Calcutta is notorious for its pavement dwellers, street children, and scavengers that have become a portrait of the worst sort of human degradation. In this illuminating critique, Thomas investigates the standard solutions - improved housing, increased job creation, and intervention of social services agencies - only to come to the conclusion that such initiatives have little effect on the inherent nature of the problem of poverty. Based on historical and anthropological findings, and the author's visits to the slums of Calcutta, what becomes clear is that even in the midst of great poverty, there is a nobility of character, a vitality of ethnic and cultural ties, and an energy that bring out inventiveness and ingenuity in the lives of the poor. If Calcutta's poverty is not to be an intractable problem, these internal forces must be awakened to generate solutions. Illustrated with stunning photographs, Thomas's reflections provide new insight into an age-old problem.
Table of Contents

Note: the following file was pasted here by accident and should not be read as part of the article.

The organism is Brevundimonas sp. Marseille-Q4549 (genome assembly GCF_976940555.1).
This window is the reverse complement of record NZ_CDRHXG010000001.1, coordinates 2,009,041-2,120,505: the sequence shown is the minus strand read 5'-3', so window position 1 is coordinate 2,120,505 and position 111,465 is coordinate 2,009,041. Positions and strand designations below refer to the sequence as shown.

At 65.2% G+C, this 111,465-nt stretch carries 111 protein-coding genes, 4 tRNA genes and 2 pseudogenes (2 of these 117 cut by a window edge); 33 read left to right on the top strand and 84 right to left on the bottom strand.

Politics pervades every link in the food chain from the farm to the fork. It influences what foods we eat, how much they cost, what we know about them, and how safe they are. This book brings the point home by focusing on the vexing issue of dietary fat content - known to be a health menace but also an ingredient in many or most of our best-loved foods. Through this prism, Dr. Sims explores the politics of food assistance programmes (with a case study of the National School Lunch programme); agricultural policy (for example, the price premium paid to farmers for milk with high butterfat content); food content (with case studies of food labelling and the approval process for fat substitutes); and dietary change (with a case study of nutrition education programmes). The book concludes with consideration of the costs and benefits of government intervention and nonintervention in food policy from the supply side to the demand side and its consequences for human health (and happiness). "The Politics of Fat" shows how government policy affects not only breakfast, lunch and dinner, but also our between-meal snacks; explores the nexus of health policy and agricultural policy from price supports to trade policy; and is written in an accessible style enlivened by discussion-provoking case studies.